In honor of semana santa and the fact that I have absolutely no time lately, I’m going to do a repost from last year, which, now that I think about it, might have been a repost from 2012. Anyway, I really love this interview that I did with my friend Jesus, a passionate costalero, and it’s definitely worth a read if you have a moment.
“I am a costalero for Her … for Her, because I love Her.”
As the Iberian Peninsula continues to suffocate from a never- ending mix of a smothering economic crisis rife with political scandals and graft accusations within the royal family, Spaniards are preparing to celebrate the most anticipated week of the year, Holy Week or Semana Santa.
However, as evidenced by the multitudes of protests and repeated calls for political resignations, it’s not a far stretch to say that the general population has clearly lost its patience and faith in the Spanish system, which, for many, may never have been that strong to begin with.
This year, as religious processions hauntingly glide through narrow Spanish streets, many may be asking themselves if the current political ills of the nation have managed to sap the faith of even the most devout Spanish Catholics.
And while more than a few pious elderly señoras may insist that now, more than ever, is the time for prayer, the popularity of the church has diminished greatly in correlation with Spain’s economic crisis. A germinating impatience with the Catholic Church has been growing among the general public due to the church’s influential role in politics and even more so, the handsome tax breaks the Catholic Church receives while painful cutbacks have been demanded of Spanish citizens.
As Holy Week approaches this year, will the current political backlash against Spain’s status quo manage to extinguish Spain’s historically prevalent religious fervor as well?
For anyone who has experienced Holy Week in Spain’s Andalusia region, it’s clear that religious zeal still exists, especially among the elderly and even among the younger crowds, if only for this special week. With masses of locals and tourists cramming elbow to elbow to solemnly watch as the heavy wooden platforms (pasos) are carried by packs of hidden costaleros, this week is an inspirational one, to say the least. Even for the most resolute non-believer, Spain’s processions are a sight not only to be seen, but a tradition to be respected and admired.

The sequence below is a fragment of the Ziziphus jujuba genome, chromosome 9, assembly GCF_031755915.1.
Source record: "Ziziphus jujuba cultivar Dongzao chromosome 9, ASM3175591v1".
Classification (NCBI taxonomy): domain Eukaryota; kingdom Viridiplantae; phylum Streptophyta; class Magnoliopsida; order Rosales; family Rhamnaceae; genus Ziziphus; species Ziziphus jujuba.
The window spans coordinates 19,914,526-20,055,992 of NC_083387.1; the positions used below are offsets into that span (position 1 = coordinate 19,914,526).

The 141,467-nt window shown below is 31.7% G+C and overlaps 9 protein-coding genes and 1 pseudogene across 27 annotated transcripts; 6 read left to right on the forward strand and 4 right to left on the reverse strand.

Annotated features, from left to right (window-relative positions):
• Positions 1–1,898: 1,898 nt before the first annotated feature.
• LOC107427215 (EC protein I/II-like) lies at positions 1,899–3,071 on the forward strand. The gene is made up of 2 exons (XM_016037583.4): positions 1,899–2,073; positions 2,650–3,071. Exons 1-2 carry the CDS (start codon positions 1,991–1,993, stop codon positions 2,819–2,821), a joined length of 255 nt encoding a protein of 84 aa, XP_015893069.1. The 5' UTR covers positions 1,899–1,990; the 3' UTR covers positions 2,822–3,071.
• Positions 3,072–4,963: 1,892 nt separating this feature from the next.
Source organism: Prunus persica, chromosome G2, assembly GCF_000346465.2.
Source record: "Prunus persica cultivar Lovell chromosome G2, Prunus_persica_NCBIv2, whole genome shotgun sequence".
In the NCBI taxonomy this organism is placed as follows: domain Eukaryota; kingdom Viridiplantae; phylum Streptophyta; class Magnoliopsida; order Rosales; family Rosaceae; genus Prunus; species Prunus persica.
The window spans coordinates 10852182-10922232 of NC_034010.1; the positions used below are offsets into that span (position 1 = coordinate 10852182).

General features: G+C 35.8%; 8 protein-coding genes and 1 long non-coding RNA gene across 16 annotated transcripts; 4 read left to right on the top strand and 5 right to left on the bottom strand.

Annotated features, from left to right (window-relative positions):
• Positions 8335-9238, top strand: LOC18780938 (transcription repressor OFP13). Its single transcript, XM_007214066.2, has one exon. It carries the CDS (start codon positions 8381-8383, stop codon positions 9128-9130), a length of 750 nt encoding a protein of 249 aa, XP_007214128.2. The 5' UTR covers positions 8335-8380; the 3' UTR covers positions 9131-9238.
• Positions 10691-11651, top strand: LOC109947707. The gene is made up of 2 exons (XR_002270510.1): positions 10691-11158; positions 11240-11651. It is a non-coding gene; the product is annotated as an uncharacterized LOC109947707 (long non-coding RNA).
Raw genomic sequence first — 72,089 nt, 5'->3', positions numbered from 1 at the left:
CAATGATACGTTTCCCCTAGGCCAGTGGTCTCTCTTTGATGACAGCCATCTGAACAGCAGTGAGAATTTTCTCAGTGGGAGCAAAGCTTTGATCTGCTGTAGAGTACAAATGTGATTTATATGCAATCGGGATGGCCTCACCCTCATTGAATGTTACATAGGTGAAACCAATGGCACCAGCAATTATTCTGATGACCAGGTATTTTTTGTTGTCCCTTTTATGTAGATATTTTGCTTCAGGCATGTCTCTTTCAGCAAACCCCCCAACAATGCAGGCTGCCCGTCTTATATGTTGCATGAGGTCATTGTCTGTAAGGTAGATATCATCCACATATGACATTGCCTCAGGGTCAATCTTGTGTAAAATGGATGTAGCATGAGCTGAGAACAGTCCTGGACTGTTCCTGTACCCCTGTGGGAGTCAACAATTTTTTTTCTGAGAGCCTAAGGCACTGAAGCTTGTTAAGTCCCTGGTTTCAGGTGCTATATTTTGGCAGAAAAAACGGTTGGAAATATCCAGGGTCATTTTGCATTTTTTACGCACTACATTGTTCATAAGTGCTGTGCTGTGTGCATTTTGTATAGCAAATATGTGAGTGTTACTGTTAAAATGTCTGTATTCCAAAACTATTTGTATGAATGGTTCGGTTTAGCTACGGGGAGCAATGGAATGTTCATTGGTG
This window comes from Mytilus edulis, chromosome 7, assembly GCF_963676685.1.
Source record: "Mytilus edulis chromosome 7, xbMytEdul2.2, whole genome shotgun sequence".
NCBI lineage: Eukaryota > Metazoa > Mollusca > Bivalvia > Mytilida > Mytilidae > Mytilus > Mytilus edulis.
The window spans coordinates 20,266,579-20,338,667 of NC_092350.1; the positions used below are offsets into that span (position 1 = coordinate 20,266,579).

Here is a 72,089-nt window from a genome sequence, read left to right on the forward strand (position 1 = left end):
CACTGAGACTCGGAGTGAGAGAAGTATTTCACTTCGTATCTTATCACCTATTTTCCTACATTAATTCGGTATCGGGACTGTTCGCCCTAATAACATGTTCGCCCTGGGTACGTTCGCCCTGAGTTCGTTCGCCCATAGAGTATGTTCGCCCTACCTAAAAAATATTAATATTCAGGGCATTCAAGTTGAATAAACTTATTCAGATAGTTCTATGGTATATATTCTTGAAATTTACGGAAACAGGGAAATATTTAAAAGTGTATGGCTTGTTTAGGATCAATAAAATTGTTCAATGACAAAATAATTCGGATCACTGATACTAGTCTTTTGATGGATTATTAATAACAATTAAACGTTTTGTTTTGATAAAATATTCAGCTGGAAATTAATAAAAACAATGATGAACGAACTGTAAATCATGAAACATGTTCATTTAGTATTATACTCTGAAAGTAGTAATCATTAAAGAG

The Faith Found under the Throne
But what actually goes on behind (and under) the scenes of these revered possessions? Just who are these devoted Spaniards who train for months to blindly carry these weighty “thrones” laden with heavily decorated statues of Jesus and Virgins? Where does this devotion come from and why, in this day and age of ever-growing faithlessness, do these men commit to bearing the weight of these iconic symbols on their shoulders year after year?
To find the answers I was looking for, I simply did what the reason for the season suggests, I turned to Jesus. Well, not that Jesus. Jesús Llorens, a 31 year-old costalero who has graciously agreed to explain the process behind the Spanish procession and give us some insight to his 13 years under the throne as a costalero in Granada, Andalucía.
Jesús, how long have you been a costalero? Tell me a bit about the process of becoming a costelero.
Jesús: I’ve been a costalero for 13 years. I began when I was 18 years old because my parents wouldn’t let me start any earlier. In all of the brotherhoods (cofradías), if you want to be a costalero, you have to be 18 or have parental permission.
Before I became a costalero, I did a little bit of everything in the church. I lit candles as a monaguillo, carried candles as a nazareno, helped organize mass as a mayordomo and carried the insignia of the brotherhood as a portador de insignia. During my time spent in the church when I was young, I met the costaleros and they were a big inspiration for me. It’s an amazing experience and I’ll continue to be a costalero until my body won’t let me.
I think one is born a costalero and you start little by little at a young age. When you’re young, you see the older costaleros walking past during the processions or you watch how they build the wooden thrones or how they use small tables to practice. When you’re finally at the age when you can participate, that’s all you think about.
What is your brotherhood?
Jesús: I belong to a total of 4 cofradías. In Granada, I’m in the Cofradía de La Entrada de Jesús en Jerusalén, the Cofradía de la Humildad, and the Cofradía del Resucitado. I’m a costalero for all of these. In Seville, I belong to the Hermanad del Beso de Judas, although I’m just a brother, not a costalero.